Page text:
June Cruelty

Held to the brink, the mouth gapes its film of saliva. There is no more than the gossamer gorge of all those Skittles, crackling up between the teeth. We let go of his neck to see what would happen next. We watched as he scaled the red brick walls. Shouts from a football match. The air aglow with cut grass, laughter, nesting birds. The coming summer.

He got stuck and they watched him for hours from the safety of concrete. They came back after class had finished; no teacher noticed his absence. He was shaking now; it was visible even though he kept his hands stuffed in his pockets. People were crying, Chicken, Chicken, but maybe it wasn’t a game anymore. I told ‘Manda I was going for a walk and she shrugged. She wants in with Liam and won’t leave his side.

Scaling the circumference of a field, the image of that mouth wouldn’t get out my mind. All those teeth! Who knew wee Neil had all those teeth! Pecking like that at the sweets! The stickiness dripping down his chin and all the rainbow colours spilling out, coagulating on the playground. I thought he was going to choke.

The shouts got louder, even though I was now two fields away from the school. Stepped in fucking cow pat. Stopped at a burn to wash my shoes, the patent ones with the gold heart buckle, my favourites. The highness of the shouting modulates, like the tracks we had to listen to in Music Theory to understand what they called octaves and  pitch shifts. Maybe you could say it was a scream. I glanced in the water and saw among the rocks and silt the slow spread of a jellyish blood. A sheep’s? The breeze blew and I opened my mouth for a yawn the shape of a semibreve. There was silence then, a pause.

/ Maria Sledmere

(fff prompts: iridescence, inconceivable)

Notes from Workshop 7: Poetry Corner

To ease us into POVEMBER we covered various forms of poetry this week. Here are some of the notes and creations from one of our groups (Maria, James, Heather). If anyone else has stuff to share that they came up with, please email it to gucreativewritingsociety@gmail.com — we look forward to reading it! x

We brainstormed around a colour theme before individually writing haiku. 
‘Ode to Donald’ featuring a corn candy windmill (Trump hates windmills, and corn candy is obviously quintessentially American). 
Some scrappy first draft ‘free verse’ – Maria

The Sweetest Meats

When I was younger, my father took me to a sweets factory. He felt guilty, I suppose, for divorcing my mother and taking the house with him, the car too and all her belongings. Anyway, we had a good day. There was so much to see at this sweets factory. There were special machines which cut shapes into chocolate, people in funny hats pouring colourful juice into moulds, a room chockfull of strawberry laces. I don’t know if it was a storeroom or what, but you were allowed to go in and even touch the stringy candy. The stuff was strung from racks tied to the ceiling – long thin strands of it like spaghetti – and you could lie back down on piles of it which were heaped on the floor in messy bundles. There was a sign on the wall explaining how the room was meant to test the ‘elasticity’ of the laces, and there was a diagram which showed how they were made. I wasn’t interested in any of that. I just liked the colour and the waxy, sticky texture, the slightly sour fruitiness that filled my mouth, the endless scrapping with the other kids as we fought for the longest, thickest pieces.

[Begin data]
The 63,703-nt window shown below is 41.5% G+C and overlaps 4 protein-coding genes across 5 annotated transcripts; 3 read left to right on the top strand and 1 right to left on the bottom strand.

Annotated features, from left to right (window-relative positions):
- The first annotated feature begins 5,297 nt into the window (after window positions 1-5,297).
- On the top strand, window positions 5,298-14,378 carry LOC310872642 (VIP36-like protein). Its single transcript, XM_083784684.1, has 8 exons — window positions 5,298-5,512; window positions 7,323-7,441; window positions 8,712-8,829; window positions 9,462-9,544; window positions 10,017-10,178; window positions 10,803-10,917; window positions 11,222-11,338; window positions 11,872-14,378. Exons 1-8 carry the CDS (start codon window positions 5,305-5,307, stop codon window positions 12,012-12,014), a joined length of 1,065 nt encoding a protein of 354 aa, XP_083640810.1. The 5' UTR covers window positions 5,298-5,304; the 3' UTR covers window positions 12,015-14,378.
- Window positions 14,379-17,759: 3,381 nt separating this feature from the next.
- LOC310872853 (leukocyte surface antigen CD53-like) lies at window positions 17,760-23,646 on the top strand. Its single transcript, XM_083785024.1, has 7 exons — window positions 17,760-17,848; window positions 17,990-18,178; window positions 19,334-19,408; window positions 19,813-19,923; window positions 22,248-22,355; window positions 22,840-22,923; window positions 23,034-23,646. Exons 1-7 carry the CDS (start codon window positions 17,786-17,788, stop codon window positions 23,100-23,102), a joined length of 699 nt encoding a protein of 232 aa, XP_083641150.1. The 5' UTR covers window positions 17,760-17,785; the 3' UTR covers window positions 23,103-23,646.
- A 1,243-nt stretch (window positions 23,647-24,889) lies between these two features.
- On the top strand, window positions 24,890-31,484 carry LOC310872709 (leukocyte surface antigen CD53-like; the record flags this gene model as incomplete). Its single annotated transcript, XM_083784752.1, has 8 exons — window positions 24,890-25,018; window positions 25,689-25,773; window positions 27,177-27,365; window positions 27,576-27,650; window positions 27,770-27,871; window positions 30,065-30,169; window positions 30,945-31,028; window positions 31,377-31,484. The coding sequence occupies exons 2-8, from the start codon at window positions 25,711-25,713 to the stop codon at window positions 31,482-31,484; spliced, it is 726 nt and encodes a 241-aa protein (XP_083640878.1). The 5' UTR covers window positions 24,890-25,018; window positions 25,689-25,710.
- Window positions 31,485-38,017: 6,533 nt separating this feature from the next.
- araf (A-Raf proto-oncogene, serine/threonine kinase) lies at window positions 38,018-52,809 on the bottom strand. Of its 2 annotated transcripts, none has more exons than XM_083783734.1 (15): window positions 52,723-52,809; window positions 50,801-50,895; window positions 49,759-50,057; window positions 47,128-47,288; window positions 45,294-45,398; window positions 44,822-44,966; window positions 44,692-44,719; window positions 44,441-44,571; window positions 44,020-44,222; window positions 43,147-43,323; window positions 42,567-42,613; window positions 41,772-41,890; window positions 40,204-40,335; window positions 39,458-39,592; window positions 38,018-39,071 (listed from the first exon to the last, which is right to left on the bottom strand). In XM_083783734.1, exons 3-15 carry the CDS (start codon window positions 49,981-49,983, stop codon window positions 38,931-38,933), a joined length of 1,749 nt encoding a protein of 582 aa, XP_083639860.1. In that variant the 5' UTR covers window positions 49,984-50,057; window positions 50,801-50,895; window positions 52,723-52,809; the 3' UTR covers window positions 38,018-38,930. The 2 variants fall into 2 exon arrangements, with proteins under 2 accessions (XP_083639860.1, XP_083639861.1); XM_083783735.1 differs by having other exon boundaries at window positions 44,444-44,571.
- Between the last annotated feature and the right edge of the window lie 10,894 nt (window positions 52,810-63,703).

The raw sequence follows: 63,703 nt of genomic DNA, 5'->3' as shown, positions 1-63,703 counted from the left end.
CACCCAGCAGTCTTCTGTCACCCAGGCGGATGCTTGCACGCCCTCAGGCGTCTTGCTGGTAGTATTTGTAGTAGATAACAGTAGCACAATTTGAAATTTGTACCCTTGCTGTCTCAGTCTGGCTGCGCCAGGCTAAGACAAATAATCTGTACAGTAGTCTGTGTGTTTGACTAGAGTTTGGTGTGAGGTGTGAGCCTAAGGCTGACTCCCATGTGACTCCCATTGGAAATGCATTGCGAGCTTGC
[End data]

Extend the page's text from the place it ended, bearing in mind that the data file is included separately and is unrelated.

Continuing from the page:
My father would stand in the corner and watch me playing. I suppose it amused him to see me high on E numbers, racing around and swinging from strips of red candy. Maybe it was a power game too, since my mother would never let me near so much as a square of chocolate. I remember feeling wild in that room, tearing and snapping lace after lace, shoving the sugary goodness past my lips.

Sometimes I feel like that now. Wild, that is. In the abattoir where I work, picking and sorting pile after pile of animal carcasses, I sometimes get the same burst of primal excitement. Maybe it’s the sight of red that does it: that dull, fleshy red that signals the release of something. A spirit leaving the body, ten grams of sugar gushing through the bloodstream. I tie up, I measure; I slice and cut. It is not the same as ripping with my fingers, as bending and biting with my milk teeth. Still, there is something of a similar thrill, a need for tangibility.

When my father visits now, frail in old age, we talk about the news, about airy things like art and philosophy. He pretends not to notice my bloodstained aprons, drying in the living room, the books on butchery stacked in my kitchen. We never mention my mother, or what happened to her. After a few days, he leaves me with a feeling of deep dissatisfaction, an emptiness and longing for something unplaceable. I feel like an abandoned hatchling, picking at scraps of carrion in the undergrowth of some lonesome forest. No matter how I try, I can never get back to that memory, the snap and tweak of those sugar laces between my teeth, the feeling of sweet, fizzy joy.

I can only raise the cleaver, imagining the tug of muscle, sheaths of connective tissue clustering with fat cells and capillaries, becoming something solid and substantial, becoming meat. And that red stuff – dried, salted and cured – is all I can cling to, all the love I have for the world.

— Maria Sledmere

(Flash fiction February prompts: carrion, laces)

Electric Blue


Electric Blue